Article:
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Old 02-01-11, 11:01 PM   #7
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djb, I had the same problem in the late 80's with the biopace rings. I had never experienced sore knees until after riding on those things for a couple months. I was quick to switch them out for round rings and the knees recovered almost immediately. I once even had a chance to discuss the topic at length with the late great Sheldon Brown as he was a big proponent of those Biopace rings but I just couldn't get them to work for me.
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Old 02-02-11, 12:04 AM   #8
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I feel the issue with them is that for someone who uses low cadences, its ok. But although I probably use a med cadence most of the time, at times I can spin up more, and I distinctly remember the herky jerky ness of my knees and it just not feeling right.
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Old 02-02-11, 12:05 AM   #9
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That was good advice from djb. I wonder how many miles you are getting from your chainrings? I expect well over 100,000 miles from a set. Obviously, the more time you spend going through mud and gravel in locales where it is not possible to clean the drivetrain the shorter life these parts will have, so YMMV.
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Old 02-02-11, 03:49 PM   #10
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I just put Surly Stainless chainrings on,look/work great.No pins or ramps or.....just rings.

I have non indexed,downtube shifters...and know how to use them.
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Old 02-03-11, 10:54 AM   #11
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sehuan, dont know about others, but in the early 90s I had a terrible experience with Bio-pace oval rings, and despite what Q rings claim, my knee problem from Biopace and teh general weird feel of oval rings make me never ever want to experience oval rings again. Nor recommend them. I dunno, but for anyone who may at one point reach high cadences, oval rings just make this weird unbalanced jerky motion for your knees, and knees dont like it---my opinion.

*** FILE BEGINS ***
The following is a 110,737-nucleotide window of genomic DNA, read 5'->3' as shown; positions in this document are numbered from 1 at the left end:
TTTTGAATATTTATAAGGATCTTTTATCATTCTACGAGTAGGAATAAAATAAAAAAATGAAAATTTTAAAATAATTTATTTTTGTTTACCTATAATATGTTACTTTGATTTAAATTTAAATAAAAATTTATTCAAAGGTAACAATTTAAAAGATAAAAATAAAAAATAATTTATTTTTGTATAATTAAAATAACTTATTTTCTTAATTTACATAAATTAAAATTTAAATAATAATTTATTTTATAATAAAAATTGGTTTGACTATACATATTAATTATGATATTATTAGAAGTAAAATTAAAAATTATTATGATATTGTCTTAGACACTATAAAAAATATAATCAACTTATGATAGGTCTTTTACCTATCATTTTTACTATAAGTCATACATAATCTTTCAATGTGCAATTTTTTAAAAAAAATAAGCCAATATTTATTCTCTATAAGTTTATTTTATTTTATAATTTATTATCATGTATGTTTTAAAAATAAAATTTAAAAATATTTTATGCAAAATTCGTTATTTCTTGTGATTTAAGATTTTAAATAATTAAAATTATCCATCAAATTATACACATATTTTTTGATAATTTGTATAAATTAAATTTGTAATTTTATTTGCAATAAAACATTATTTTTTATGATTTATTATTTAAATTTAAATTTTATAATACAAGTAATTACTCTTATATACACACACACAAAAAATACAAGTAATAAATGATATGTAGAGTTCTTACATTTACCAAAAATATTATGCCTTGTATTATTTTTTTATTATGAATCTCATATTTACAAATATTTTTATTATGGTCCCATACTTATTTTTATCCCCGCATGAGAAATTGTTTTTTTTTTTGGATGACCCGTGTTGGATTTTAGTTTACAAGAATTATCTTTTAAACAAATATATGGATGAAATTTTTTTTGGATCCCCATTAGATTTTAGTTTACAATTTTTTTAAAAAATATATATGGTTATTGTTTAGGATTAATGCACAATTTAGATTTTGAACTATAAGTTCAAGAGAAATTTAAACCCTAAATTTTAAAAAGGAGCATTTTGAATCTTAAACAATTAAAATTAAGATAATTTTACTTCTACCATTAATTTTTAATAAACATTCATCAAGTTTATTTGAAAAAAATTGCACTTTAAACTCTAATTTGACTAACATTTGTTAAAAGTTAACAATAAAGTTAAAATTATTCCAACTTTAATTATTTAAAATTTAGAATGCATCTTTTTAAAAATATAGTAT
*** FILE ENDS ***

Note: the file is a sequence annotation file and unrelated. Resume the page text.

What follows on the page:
djb buddy,
the good news is... i've never used biopace in my life. the only surefire thing i can confirm is that q-rings are rotated 90 degrees to the infamous screw-up called biopace. this is the only thing that Rotor SpA did correctly, i did a review of it in 2006 (although i had limited offroad testing) and the URL is here:
http://www.togoparts.com/articles/article.php?artid=178

the ones i'm using, were not meant for my XT M760 cranks but the washer-modification makes it work. i have read other reviews about the difference between the biopace and q-rings, biopace users tend to be "once-bitten twice-shy" but i suggest you roll up to your local store and compare the q-rings beside your old biopace at the correct bolting positions, because the biopace places the largest effective teeth count at 12 and 6 o' clock, while q-rings place it generally at about 4/10 o clock, which makes it look like the letter Q, hence the name.

and nope, i get no kickbacks from rotor.

edit: oops, i forgot - you need to compare with a set with the same BCD, of course!

Last edited by sehsuan; 02-03-11 at 11:03 AM.
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Old 02-03-11, 11:38 AM   #12
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When I looked at replacing the chainrings on my 105 triple crankset, I discovered I could buy a new 105 triple for about the same price as the rings alone. Since your BB may be worn too, you may want to just replace the whole crankset. LX and XT now have steel middle chainrings. Not sure about the XT, but the LX gives you the option of 26-36-48 if you want a little higher gearing.